2.3. MOFs, COFs, and Zeolites

The synthesis of designer microporous materials is of significance in a very large variety of industrial applications ranging from chemical catalysis to advanced separations, and there has been tremendous activity in this area on both academic and industrial research fronts. Interest in microporous materials such as zeolites, metal-organic frameworks (MOFs), and covalent organic frameworks (COFs) stems from the inherent tunability of pore sizes in such materials at the nanometer scale, by a choice of the starting materials. Since this area has been the focus of much activity, it is nearly impossible to review synthetic advances in a comprehensive form here; instead, we focus on the general features of the synthesis methods and the application of flow chemistry in enabling the synthesis of such materials. Broadly speaking, microporous materials are synthesized by hydrothermal or solvothermal crystallization, typically in batch reactors. Taking the synthesis of MOFs as an example, an archetypal synthesis would involve mixing metal precursors (say a salt or complex) with an organic linker in a polar solvent, followed by heating in an autoclave, leading to nucleation and growth of MOF crystals over a period of hours to days [39]. Zeolites, which are aluminosilicates, are likewise synthesized in aqueous solutions under hydrothermal conditions in autoclaves. Nearly all microfluidic methods for the synthesis of such materials can therefore be divided into two related types, which are similar to those discussed above for metals/oxides and semiconductor materials. The most commonly encountered reactor type is the single-phase laminar flow reactor, in which precursors are mixed upstream and travel through a long, heated tubular reactor under backpressure [40]. While such reactors enable fast heat transfer, they suffer from two key drawbacks: fouling on the channel walls and broad residence time distributions due to the laminar velocity profiles. These drawbacks have been overcome with the use of segmented or droplet-based reactors [41], in which the precursors in the appropriate solvents are dispersed as droplets in an immiscible carrier fluid that mitigates contact between the growing crystals and channel walls, allowing robust long-term operation [42] and tunable particle attributes. Encouragingly, recent reports have demonstrated the use of micro- and mesoscale systems for the scaled-up production of MOFs up to several kilograms per day [40a, 43].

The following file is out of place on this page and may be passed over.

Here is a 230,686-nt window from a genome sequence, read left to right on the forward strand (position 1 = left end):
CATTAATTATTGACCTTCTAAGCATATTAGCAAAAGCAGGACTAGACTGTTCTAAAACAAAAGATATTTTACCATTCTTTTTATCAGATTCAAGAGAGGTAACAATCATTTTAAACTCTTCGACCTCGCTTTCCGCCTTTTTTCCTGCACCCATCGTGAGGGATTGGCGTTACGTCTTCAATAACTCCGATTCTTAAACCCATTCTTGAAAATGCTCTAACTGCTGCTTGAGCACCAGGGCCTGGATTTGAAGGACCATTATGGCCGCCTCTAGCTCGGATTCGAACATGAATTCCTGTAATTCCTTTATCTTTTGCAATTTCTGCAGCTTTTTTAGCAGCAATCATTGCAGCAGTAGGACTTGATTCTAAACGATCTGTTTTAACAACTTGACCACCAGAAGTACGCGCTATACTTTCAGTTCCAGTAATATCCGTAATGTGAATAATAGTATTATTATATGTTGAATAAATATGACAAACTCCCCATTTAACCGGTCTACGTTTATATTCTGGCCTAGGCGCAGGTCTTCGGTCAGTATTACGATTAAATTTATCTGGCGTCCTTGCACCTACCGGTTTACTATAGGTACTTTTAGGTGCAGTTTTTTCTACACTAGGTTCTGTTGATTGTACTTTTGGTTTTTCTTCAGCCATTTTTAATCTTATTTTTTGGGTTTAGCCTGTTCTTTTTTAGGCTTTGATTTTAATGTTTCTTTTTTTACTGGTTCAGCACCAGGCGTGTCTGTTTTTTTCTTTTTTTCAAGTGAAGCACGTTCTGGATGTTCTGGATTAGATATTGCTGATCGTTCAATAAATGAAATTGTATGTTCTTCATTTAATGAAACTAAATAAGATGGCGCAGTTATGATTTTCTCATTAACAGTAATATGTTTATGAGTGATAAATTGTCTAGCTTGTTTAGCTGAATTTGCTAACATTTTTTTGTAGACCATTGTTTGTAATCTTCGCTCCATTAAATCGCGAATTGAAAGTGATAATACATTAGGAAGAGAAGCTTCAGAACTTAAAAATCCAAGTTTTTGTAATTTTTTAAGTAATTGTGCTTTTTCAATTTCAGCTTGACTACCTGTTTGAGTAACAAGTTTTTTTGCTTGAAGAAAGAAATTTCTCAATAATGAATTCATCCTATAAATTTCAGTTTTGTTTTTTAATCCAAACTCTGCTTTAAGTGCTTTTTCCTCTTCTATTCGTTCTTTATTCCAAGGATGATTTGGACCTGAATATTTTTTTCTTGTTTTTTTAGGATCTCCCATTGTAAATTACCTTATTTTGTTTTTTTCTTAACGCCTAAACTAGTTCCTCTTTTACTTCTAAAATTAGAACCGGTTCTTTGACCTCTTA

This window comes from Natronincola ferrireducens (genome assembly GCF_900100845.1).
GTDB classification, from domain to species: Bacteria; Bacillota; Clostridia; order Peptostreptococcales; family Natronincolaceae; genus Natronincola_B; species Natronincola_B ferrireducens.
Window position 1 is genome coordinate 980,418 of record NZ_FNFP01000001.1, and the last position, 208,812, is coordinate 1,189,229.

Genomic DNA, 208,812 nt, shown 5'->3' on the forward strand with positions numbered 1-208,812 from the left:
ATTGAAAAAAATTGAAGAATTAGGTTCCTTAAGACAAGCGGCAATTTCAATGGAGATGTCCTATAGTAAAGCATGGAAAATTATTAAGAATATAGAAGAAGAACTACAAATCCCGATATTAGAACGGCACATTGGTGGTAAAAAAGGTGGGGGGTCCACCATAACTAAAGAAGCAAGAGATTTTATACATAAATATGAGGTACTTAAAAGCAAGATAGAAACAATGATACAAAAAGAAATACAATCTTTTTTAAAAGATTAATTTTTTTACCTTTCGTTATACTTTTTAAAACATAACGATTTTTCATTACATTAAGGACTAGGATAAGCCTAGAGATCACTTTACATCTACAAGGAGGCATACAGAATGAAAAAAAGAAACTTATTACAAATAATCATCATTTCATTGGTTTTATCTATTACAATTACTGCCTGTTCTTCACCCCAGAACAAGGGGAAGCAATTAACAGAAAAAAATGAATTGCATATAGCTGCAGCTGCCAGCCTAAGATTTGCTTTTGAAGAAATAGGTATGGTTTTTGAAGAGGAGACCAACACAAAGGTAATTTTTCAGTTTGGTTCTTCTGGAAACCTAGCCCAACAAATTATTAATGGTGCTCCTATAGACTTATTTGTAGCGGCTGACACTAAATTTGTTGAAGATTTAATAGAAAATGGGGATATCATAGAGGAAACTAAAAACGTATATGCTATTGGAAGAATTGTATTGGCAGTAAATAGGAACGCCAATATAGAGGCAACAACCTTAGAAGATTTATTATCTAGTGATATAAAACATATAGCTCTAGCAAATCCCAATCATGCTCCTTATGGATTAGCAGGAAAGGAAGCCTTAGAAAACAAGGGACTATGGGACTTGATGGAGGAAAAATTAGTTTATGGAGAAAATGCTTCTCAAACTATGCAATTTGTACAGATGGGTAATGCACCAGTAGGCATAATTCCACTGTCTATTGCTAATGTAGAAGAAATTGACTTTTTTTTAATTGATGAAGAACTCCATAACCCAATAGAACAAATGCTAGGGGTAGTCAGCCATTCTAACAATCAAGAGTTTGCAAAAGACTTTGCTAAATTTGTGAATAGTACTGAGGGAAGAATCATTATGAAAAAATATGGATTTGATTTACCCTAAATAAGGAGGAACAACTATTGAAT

3. Challenges in Flow Synthesis of Functional Materials and Possible Solutions

This section will highlight the most important challenges that have arisen during the formation of functional nanomaterials, as well as the possible solutions that would help face those challenges.

3.1. Scalability

Functional nanoparticles can realize their full potential only if produced in large quantities. Continuous-flow synthesis helps to achieve consistency in the product properties and overcomes most of the limitations of a batch or semi-batch synthesis of materials that is conventional. A few excellent examples from the literature and from industry showcase various scale-up approaches used for synthesis of specific functional materials. The earliest known materials that are produced in large quantities yet have sub-micrometer sizes include titanium oxide, activated carbon, mesoporous silica, liquid crystals, and carbon nanotubes. In the last decade, the number of such materials being produced in large quantities has increased almost exponentially. For example, the recent report on continuous-flow high-throughput flash synthesis of catalytic materials, viz., zeolites, binary metallic composites, etc., opens up a new class of materials being synthesized in flow [44]. The flow synthesis of nanoporous cement is one such example from an altogether new application of flow synthesis in an almost untouched segment of construction chemicals [45]. Another class of materials that find application in surface modification is the metal and metal oxide nanocomposites made by fast pyrolysis. For example, the scalability of flow synthesis of functional materials has been demonstrated for zirconia [46] and yttria stabilized zirconia (YSZ) in a flame spray pyrolysis reactor up to 600 g/h production rate [47]. In such systems, the metals in dissolved form (usually in solvents) are fed through a capillary with a piston pump and then dispersed by oxygen that facilitates pyrolysis in presence of combustible gases like methane fed through the surrounding nozzle. Such continuous units need cleaning through periodic gas-pressure shocks.